• The top markets will be Miami and San Francisco.
  • Millennials will slowly trickle into the housing market this year.
  • Fannie Mae will make it easier for qualified borrowers to get loans.

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This is my special edition of real estate industry trends for 2016. The first edition went unpublished because they were so accurate and spot on, that even I was concerned as to how prophetic a real estate professional can be about such matters.

Case and point: Though unpublished, my predictions for 2015 were far better than one could have anticipated, but I guess you’ll have to take my word on that.

This was especially so because Federal Reserve Chairman Janet Yellen pulled a Babe Ruth in December by stepping up to the plate and raising interest rates, but not before pointing up to the far bleachers to signify an approaching homer for all the bond holders out there who said it couldn’t be done.

This year, I’ve ensured equal if not better results by researching my premonitions thoroughly and consulting the experts. And although it’s the standard fare among those that are “in the right” about all matters real estate related, my edict will not contain the ominous 13 predictions — but rather a lucky seven — because that was the same number value of last year’s.

And like an athlete that doesn’t change his jock strap on a winning streak (which will eventually result in a visit to dermatologist), this real estate writer will not change course.

Let it be known that that this one is for all the naysayers out there who believe in negative amortization and who doubted the resurgence of American real estate. Here are my seven predictions for 2016, with a little help from a few experts.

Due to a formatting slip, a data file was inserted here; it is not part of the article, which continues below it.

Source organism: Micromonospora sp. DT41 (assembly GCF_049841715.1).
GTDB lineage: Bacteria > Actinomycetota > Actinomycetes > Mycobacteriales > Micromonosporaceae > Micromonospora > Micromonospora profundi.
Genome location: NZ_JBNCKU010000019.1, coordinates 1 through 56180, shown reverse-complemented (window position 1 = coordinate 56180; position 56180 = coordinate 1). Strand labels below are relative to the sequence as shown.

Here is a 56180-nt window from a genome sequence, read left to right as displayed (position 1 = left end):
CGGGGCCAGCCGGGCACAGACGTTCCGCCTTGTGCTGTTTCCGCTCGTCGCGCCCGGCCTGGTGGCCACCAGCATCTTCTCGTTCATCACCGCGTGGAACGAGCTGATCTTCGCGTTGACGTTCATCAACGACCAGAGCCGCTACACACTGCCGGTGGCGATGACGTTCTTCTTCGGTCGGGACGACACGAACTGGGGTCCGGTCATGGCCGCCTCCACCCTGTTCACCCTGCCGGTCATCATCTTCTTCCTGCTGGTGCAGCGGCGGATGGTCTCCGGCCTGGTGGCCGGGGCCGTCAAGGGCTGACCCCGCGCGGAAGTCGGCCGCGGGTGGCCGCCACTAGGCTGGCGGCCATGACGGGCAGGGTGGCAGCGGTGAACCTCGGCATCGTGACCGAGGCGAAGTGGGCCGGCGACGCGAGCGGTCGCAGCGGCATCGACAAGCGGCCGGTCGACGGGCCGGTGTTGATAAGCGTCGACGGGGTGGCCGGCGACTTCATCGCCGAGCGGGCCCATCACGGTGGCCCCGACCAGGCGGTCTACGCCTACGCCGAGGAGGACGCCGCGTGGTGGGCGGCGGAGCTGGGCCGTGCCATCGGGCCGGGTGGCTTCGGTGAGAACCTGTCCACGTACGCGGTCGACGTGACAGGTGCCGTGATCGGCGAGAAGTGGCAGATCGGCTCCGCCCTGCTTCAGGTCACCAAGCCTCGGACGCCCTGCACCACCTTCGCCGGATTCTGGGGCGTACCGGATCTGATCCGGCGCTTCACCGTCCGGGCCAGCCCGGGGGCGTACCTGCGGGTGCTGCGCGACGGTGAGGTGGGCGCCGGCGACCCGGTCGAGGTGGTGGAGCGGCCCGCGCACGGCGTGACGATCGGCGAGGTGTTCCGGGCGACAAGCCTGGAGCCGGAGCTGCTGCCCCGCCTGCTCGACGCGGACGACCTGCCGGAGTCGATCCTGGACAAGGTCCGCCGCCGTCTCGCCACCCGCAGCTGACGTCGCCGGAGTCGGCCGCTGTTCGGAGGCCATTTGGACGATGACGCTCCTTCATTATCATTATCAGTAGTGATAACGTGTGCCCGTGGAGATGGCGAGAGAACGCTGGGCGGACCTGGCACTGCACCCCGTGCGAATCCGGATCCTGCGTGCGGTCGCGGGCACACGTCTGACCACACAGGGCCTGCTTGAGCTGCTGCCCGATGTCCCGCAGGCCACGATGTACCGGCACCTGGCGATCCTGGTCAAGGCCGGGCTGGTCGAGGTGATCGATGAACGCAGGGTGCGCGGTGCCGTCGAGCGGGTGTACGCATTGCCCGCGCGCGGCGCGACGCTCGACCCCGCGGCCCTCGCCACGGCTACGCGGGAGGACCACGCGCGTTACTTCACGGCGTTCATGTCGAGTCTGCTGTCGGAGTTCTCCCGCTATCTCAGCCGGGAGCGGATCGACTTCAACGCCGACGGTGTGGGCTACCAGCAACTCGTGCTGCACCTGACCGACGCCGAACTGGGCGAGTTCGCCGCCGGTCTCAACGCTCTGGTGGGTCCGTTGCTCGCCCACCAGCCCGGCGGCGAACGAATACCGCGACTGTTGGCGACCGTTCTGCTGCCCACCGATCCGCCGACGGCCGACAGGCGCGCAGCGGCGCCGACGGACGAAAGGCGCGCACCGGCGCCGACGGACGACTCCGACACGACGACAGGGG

1. The hot market for 2016 (and the Miss America runner-up)


Hands down, Miami is an international designation for vacationers and has become a world class resort community, attracting home and condo purchasers from all over the world. If there’s ever been a time to buy housing in Miami in this decade, chances are this is it.

The runner-up? Well according to the housingpredictor.com, it’s San Francisco. Big hooray! In the opinion of some, it is the rich diverse cultural mix of people that has transformed the greater Bay Area into a world-class city over the many decades — and who have made it home.

There are more millionaires housed out on that peninsula than anywhere else in the U.S., and it doesn’t hurt that a majority of buyers are paying all cash for homes.

2. Those goddamn millennials

Rawpixel.com / Shutterstock.com

Rawpixel.com / Shutterstock.com

I always go to the horse’s mouth on points that are best left to the real estate researchers out there. I’ll leave this one to Svenja Gudell, recently appointed chief economist for the housing site Zillow.com:

“Millennials are going to be bigger and bigger buyers in the market going forward,” Gudell said. “I don’t think next year we’re going to see a flood of millennials in one month or another. They’ll just trickle in. They’re taking their time getting to the market and buying a home. They’re getting married later on in life. They’re having children later on in life. So they’re making home-buying decisions later on in life.

“One issue is that inventory is very low, especially on the bottom end of the price distribution. There are very few of those available, especially in these markets that have the most jobs. That’s particularly the case on the coasts. It’s a challenge for them. It’s a tough market. There is a lot competition.”

3. When bigger is kinda, somewhat but not really better

In the interest of giving Gudell a little bit more air time, this is her take on the whole bigger is better thing when it comes to whether homes will get smaller or larger — or if lots will change in size.

“It’s tough with how few new homes are available, but there is a trend among builders to build larger homes on smaller lots. Land is fairly expensive so they are trying to maximize their profits given the high land costs,” she said.